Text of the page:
It's a fact that the current approach towards performance engineering ensures a steady state in customer value. However, in order to keep pace with rapidly growing technologies and methodologies in the performance industry, it is advisable to create a platform for innovation to Be More.

How do we create a platform for innovation?

Clayton M. Christensen in his book titled 'Innovator's Dilemma' mentioned that large companies have certain barriers to innovation which make it difficult to invest in disruptive / emerging technologies early on, because they have an 'established customer base,' to which they must stay accountable. These customers often ask for better versions of current products rather than opting for new technologies. Thus, the company wants their resources to focus on activities that address customers' needs and promise them higher profits, technological feasibility, and play in existing markets.

So, in order to enable innovation (experimentation process) or solve an innovator's dilemma, we need to engage in discovery-driven planning, in which we operate on the assumption that new markets cannot be analyzed and instead rely on learning by doing (rapid prototyping / experimentation) and real-time adjustment of strategy and planning.

The same concept can be applied to bring the innovation spirit in performance engineering.

First, it requires an environment that provides an opportunity for teams to experiment with many tools / technologies (open source or enterprise) in PE industry. The managed cloud environment (Amazon Web Services, Microsoft Azure, and OpenStack) is a cost-effective and easy-to-setup solution through a protocol of try-fail-learn-again-try-success in a rapid iterative manner (rapid prototyping).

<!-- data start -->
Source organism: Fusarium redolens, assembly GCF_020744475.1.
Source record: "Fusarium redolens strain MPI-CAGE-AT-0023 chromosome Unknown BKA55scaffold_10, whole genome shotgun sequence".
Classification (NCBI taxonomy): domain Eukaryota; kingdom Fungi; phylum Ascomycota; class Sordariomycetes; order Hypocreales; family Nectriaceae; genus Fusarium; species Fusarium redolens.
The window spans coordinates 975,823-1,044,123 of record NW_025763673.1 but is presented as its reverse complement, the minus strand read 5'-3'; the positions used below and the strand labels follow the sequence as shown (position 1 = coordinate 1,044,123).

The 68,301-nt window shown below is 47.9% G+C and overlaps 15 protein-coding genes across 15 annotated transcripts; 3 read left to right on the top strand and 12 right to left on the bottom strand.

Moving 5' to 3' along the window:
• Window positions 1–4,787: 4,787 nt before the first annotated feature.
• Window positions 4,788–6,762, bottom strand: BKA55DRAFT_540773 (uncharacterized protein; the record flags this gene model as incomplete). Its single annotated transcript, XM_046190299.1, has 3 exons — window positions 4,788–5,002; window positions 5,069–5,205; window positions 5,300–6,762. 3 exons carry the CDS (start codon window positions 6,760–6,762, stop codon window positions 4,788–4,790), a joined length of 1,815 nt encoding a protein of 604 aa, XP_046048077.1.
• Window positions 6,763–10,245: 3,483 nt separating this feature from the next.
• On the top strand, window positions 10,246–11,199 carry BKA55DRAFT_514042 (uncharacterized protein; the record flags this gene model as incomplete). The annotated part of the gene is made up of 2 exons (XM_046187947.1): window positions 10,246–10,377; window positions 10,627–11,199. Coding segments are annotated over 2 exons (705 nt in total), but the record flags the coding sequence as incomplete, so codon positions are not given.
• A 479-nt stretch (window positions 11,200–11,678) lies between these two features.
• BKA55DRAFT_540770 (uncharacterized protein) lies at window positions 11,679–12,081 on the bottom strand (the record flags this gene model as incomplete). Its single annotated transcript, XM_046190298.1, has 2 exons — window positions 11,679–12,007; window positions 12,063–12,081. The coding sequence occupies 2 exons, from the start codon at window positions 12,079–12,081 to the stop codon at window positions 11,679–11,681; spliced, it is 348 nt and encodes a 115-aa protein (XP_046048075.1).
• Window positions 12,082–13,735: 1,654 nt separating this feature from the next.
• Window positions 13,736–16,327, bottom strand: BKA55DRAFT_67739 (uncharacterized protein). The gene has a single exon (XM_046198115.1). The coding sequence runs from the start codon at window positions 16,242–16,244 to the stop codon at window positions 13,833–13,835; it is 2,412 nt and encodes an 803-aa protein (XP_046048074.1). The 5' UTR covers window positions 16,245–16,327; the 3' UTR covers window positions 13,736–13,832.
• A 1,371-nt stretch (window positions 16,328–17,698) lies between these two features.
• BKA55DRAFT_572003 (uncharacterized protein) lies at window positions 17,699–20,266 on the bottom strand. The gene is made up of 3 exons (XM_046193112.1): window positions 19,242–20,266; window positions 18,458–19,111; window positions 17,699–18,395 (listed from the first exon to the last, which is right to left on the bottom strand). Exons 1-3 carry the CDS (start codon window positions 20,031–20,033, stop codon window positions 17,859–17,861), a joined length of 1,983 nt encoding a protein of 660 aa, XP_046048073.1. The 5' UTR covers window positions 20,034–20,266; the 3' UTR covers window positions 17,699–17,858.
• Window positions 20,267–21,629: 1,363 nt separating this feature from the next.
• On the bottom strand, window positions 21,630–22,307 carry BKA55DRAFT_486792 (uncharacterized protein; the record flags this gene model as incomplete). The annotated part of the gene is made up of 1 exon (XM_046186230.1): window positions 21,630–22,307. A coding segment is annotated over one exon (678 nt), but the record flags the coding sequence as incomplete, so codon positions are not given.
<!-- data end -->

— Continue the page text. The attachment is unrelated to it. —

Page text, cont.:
In  coming blogs, we will discuss on the process of setting an online experimentation lab for performance engineering on cloud.

The Infosys approach to innovation

Infosys is rolling out its innovation strategy, called the AiKiDo principle, across its delivery units. It is combining AI-based knowledge discovery, platform automation, and process empowerment with Design Thinking. The same AiKiDo principle can be used for innovation in performance engineering teams. It is driven by three main elements -- machine learning based predictive analytics, DevOps or automation, and Design Thinking.

First, machine learning based predictive analytics can be applied on data generated by load testing tools and the application logs. Instead of targeting values of defined performance KPIs, this approach can build new predictive models based on newly found patterns. Knowledge discovery in performance is a competitive advantage over defined reports.

Second, the DevOps or automation approach can make the validation process effective and less time consuming. Automating server orchestration, data management, and log management and integrating performance testing in application continuous integration (CI) / continuous development (CD) pipeline can reduce the time-to-market with higher performance management.

Third, Design Thinking simply means a way of problem solving by using a mindset of 'building for people' through empathy and collaboration. Performance engineering is more about collaboration amongst all stakeholders who consider performance as key goal from the early days of development to deployment.

Innovation happens when everyone participates in problem solving or solution design process. When people are working on something exciting that can impact other lives positively, the need to promote innovation strategies becomes redundant. That's because the vision and contribution mindset pulls the urge to innovate in the team.

So it's really important to build a platform for innovation -- an online experiment lab where engineers can try out many solutions (instead of just few) in a rapid prototyping environment and choose the better solution that's validated through facts or knowledge.